A Will is a written direction controlling the disposition of property held by you at the time of your death. The Will is operative only upon your death. In Illinois anyone who is eighteen (18) years of age or older and is of sound mind can make a Will.
Your Will does not become final until your death. As long as you remain mentally competent it can be changed. Changes in circumstances after the making of a Will, such as tax law amendments, deaths, marriages, divorces, birth of children or grandchildren or changes in the nature and extent of property owned, may suggest reasons for a new Will.
1. According to Illinois law, if you die without a Will, property held by you will be distributed according to the Illinois statute pertaining to the rules of descent and distribution. This process may direct your property to a surviving spouse, children or other relatives in a manner not of your choosing.
2. With a Will, you can name your own personal representative (executor) for the administration of your estate. This is a very important consideration because that person is responsible for carrying out your specific directions in settling the Estate. Also in the Will, you can name a guardian for minor children in the event both parents are gone.
3. Through the creation of trusts, within your Will, you can provide funds to benefit your loved ones or charitable institutions for many years, as well as taking advantage of possible estate tax planning for reduction of taxes.
4. The Will can be flexible because your property can be directed to go to a named party but, should that party predecease you, provisions can be made to redirect that property to someone else.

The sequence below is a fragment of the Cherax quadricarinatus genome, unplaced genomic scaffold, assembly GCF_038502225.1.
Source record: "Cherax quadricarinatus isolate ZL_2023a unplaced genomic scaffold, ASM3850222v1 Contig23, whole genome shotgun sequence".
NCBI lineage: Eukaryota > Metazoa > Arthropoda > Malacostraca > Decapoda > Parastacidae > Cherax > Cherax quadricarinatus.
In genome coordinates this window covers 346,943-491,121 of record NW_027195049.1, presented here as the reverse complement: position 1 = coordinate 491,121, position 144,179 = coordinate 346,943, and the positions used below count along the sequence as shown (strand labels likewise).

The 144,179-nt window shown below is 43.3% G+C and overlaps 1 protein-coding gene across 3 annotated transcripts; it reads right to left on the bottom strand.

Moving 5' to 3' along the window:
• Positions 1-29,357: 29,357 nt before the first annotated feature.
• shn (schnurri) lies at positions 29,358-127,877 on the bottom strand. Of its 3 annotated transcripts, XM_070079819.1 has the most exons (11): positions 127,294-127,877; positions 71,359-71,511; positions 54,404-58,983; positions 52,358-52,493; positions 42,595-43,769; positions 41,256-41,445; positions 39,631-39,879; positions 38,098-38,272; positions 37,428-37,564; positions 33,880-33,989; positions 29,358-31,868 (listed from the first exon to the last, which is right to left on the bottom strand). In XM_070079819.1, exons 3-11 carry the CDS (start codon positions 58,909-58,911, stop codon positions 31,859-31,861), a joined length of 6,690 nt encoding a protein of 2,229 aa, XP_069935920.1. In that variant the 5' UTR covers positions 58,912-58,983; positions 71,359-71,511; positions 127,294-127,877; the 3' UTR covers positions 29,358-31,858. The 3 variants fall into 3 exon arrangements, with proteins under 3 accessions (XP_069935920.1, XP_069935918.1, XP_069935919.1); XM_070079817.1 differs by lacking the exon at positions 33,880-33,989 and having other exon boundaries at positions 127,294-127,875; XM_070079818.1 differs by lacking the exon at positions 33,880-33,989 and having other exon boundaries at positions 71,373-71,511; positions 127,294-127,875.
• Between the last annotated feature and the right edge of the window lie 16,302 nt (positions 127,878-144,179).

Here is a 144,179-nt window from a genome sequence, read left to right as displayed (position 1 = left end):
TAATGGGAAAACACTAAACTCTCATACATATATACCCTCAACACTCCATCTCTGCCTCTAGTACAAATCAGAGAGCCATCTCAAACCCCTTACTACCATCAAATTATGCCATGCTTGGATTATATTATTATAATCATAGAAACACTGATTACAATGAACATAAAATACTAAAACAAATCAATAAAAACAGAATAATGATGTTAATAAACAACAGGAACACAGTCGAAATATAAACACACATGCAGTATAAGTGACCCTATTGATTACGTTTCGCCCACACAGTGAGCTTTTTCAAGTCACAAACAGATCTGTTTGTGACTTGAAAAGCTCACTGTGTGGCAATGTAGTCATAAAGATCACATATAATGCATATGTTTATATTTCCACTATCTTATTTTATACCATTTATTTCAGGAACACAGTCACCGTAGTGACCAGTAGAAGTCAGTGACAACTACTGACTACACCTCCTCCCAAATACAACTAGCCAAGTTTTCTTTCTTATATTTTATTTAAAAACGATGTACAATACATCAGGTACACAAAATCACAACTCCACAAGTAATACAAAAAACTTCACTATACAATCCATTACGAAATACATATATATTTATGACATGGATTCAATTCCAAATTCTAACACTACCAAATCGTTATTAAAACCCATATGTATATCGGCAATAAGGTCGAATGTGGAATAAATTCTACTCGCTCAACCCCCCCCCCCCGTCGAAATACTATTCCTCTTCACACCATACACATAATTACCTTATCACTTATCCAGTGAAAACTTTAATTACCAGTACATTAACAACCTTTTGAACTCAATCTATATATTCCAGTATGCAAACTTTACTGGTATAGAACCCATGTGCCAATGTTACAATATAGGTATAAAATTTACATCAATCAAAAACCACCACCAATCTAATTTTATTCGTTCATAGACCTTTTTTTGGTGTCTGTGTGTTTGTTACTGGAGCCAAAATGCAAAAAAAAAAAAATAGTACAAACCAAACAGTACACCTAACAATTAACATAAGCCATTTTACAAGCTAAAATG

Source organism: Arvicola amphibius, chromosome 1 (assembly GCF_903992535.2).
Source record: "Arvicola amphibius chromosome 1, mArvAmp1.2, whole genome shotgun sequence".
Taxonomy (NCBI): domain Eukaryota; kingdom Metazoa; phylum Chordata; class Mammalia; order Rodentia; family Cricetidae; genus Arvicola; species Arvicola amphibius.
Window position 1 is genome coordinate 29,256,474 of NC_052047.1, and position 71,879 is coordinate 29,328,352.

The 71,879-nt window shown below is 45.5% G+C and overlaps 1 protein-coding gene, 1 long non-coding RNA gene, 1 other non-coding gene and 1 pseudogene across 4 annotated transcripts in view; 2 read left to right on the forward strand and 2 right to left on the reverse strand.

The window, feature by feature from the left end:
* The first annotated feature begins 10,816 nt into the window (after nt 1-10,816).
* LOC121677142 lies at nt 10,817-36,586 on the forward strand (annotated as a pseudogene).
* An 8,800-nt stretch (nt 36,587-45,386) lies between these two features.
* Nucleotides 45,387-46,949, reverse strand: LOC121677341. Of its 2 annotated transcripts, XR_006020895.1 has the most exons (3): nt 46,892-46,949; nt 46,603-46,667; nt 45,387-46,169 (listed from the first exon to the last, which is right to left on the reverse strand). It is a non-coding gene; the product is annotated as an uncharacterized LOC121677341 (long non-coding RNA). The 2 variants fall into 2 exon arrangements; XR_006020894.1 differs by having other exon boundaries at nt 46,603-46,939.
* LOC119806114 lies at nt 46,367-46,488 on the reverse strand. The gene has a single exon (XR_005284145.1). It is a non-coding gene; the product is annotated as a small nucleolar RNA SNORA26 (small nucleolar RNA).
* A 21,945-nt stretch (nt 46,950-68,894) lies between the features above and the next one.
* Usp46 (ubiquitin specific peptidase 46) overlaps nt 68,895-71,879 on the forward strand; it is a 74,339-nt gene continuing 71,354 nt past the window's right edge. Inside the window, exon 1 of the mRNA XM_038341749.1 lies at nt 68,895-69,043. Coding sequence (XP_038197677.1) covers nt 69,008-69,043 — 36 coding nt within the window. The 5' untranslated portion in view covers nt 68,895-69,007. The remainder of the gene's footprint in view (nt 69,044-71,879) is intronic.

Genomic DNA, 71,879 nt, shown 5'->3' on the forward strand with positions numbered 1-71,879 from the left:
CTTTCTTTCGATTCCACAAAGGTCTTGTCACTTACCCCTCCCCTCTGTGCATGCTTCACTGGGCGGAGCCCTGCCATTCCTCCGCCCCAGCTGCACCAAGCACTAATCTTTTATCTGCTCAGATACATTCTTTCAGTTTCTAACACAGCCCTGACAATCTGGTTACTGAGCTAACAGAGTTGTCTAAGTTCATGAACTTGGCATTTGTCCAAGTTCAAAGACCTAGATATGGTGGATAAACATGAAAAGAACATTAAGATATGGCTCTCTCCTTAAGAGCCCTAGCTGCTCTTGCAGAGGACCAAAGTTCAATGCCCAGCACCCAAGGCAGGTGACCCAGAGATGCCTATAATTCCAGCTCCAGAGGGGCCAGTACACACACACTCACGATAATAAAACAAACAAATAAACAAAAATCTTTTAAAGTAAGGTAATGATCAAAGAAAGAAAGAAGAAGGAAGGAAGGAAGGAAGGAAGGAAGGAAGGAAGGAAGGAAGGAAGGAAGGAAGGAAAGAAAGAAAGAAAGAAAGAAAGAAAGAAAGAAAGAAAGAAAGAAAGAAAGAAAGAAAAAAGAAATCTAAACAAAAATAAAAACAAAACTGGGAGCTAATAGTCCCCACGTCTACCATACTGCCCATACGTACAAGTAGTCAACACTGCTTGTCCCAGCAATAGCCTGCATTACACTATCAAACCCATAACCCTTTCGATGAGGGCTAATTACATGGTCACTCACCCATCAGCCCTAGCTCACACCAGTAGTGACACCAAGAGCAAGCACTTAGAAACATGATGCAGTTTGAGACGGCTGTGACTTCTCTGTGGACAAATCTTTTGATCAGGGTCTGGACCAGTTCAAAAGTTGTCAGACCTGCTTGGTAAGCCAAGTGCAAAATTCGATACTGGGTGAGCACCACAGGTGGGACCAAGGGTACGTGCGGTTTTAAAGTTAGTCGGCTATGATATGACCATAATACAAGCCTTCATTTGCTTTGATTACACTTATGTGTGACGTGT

Specific gifts or bequests in the Will can be made to charitable institutions, such as Saint Anthony's Foundation. As a general rule, the value of property transferred to a charity may be deducted from the value of the estate in calculating estate taxes.
The advice of your professional advisors, primarily your attorney, accountant, life insurance underwriter and bank trust officer is very helpful in formulating an estate plan. At the very least, it will be a worthwhile investment to have your affairs reviewed so that you can make informed decisions that will affect the preservation and distribution of your assets to your loved one or favorite charities.
Depending on your individual situation, you may need more than a simple Will. You may find that a total estate plan which includes a living trust may be advisable.
1. Determine who you want to provide for after your death and how you want to provide for them.
2. Decide who will serve as your personal representative. You should consider whether the person has good business judgment, is familiar with your survivors and business affairs and has the time to serve as your personal representative.
3. Be prepared to inform your advisor of what your assets currently are and how they are owned, i.e., individual or jointly with others. Be sure to include the value of retirement or death benefits, life insurance cash value and value on death, annuities, stocks, etc.
4. Review your beneficiary designations under any retirement plan, life insurance policy or annuity contract to be sure that they are coordinated with your overall Estate plan.
5. Choose your advisors carefully and discuss fee arrangements at the outset. Determine whether your advisors do a significant amount of estate planning work. Ask your advisors about Durable Powers of Attorney, Living Wills and Living Trusts.
Armed with this information, your professional advisor can assist you in determining what alternatives might serve your own particular situation most effectively.